Emotional Eating

Emotional eating is something we all do.
Grabbing that box of chocolates or pint of ice cream after a break up or fight, finding distraction from that project by finishing off the office candy jar or even just going for that take-out pizza after a fight with a friend.

But what happens when it’s not just an occasional habit but something you find yourself dealing with several times a week?  We all have our coping mechanisms – for some it’s alcohol, drugs, sex, exercise – maybe food is yours.

Let’s first discuss the difference between physical hunger and emotional hunger.
Physical hunger comes on gradually and can be postponed.
Emotional hunger comes on suddenly and feels urgent, you absolute have to eat right now.
Physical hunger can be satisfied with any kind of food whereas emotional hungry usually calls for a specific craving such as pizza, chocolate, ice cream – you find yourself wanting foods high in sugar, fat and salt.
When you’re truly hungry you will reach that point of feeling full and satisfied once you’ve eaten enough. With emotional eating you will find yourself uncomfortably full, stuffed even.
After finishing a meal that you were hungry for you feel satisfied, with an emotional eating episode, also called a ‘binge’  you will feel guilty, angry at yourself.

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A question you can ask yourself when the urge to eat comes up is ‘would I go for white fish and broccoli right now?’  If the answer is yes you are definitely hungry!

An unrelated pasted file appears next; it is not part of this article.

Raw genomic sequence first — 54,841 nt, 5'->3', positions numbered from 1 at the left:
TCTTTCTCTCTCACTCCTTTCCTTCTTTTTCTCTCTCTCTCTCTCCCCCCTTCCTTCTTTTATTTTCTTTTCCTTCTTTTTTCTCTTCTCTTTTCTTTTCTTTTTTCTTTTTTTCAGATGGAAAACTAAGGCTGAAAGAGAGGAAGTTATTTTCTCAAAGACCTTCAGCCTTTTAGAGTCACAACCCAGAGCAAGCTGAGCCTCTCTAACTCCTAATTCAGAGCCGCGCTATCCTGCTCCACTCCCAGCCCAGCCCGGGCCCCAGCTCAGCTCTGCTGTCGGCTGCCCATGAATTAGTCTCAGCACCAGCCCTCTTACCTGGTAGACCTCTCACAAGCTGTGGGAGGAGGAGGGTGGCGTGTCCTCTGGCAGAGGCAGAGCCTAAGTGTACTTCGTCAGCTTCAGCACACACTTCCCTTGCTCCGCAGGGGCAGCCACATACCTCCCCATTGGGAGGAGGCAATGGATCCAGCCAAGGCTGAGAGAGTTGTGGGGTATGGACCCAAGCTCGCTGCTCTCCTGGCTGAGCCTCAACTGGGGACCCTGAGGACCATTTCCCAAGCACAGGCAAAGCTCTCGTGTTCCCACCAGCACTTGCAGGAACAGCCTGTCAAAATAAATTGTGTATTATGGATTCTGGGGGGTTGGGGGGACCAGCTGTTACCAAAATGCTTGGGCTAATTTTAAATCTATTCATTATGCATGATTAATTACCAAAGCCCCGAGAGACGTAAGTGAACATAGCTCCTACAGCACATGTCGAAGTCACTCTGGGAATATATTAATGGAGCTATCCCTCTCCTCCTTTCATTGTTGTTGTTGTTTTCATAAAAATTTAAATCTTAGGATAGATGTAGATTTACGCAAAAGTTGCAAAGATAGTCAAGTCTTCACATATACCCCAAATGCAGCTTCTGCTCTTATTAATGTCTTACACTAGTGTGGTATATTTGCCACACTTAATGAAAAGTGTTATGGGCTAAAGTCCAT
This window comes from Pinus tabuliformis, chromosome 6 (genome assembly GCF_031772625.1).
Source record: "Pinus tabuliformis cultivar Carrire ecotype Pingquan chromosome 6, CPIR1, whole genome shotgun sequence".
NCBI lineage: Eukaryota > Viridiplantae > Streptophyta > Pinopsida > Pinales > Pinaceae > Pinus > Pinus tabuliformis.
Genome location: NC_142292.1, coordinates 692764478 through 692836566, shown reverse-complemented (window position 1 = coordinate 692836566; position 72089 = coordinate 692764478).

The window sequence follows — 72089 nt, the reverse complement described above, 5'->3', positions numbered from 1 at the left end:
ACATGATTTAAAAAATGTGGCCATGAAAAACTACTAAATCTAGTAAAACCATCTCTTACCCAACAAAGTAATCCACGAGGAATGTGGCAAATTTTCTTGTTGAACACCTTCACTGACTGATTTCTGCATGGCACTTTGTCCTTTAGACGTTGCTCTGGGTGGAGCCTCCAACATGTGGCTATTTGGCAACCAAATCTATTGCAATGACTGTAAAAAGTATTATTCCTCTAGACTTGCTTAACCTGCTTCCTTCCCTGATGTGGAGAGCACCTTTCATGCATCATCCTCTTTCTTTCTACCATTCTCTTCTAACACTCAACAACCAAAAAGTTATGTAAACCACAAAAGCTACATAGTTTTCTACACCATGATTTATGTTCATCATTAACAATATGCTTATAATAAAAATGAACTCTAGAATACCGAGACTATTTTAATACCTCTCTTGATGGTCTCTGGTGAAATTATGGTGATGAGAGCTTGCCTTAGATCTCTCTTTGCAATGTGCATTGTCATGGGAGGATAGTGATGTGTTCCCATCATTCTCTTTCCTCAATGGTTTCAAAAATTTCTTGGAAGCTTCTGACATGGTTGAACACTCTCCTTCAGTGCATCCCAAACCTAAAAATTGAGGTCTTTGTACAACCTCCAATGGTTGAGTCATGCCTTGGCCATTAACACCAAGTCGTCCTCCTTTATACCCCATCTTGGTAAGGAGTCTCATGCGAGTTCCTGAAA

But let’s say you are not hungry for food, if hunger isn’t the problem food won’t solve it.
So what are you really hungry for? What are you really craving?
When you are used to using food as a coping mechanism and this is the first time you realize this – be prepared to get uncomfortable.
Looking at your true feelings is very confrontational and not a fun thing to do, but then again – how fun is the guilt for overeating and your jeans no longer fitting you?

Here’s a few questions I want you to ask yourself the next time you find yourself ready to finish off your pantry.
What need do you have that isn’t being met? Are you feeling lonely? Sad? Depressed? Angry? Hurt?
What are you really looking for? Are you looking for safety? Comfort? Control? Confirmation? Distraction?

Write down your feelings. Journaling can be very therapeutic and it will help you realize what is causing stress in your life. It doesn’t stop there, what are you going to do to change these issues?
Be true to yourself, find out what is making you unhappy and what you can do to change this.

Next step: we’re going to make a list of activities that you can fall back on the next time you feel the need to ‘eat your feelings’. Examples include:
-take a hot bath
-go for a walk
-practice yoga
-go for a walk or run
-give yourself a manicure
-read your favourite book or magazine.
-call a friend to talk about your feelings

Anything goes here, just make sure to have that list close by when the next cravings hits!

The subject of emotional eating is an extensive one but for now I hope I’ve provided you with a few simple tips to deal with using food a coping mechanism!
If you find your problems bigger than you can fix on your own it might be a good idea to reach for outside help.

PS. Having the occasional stress cupcake is nothing to worry about!

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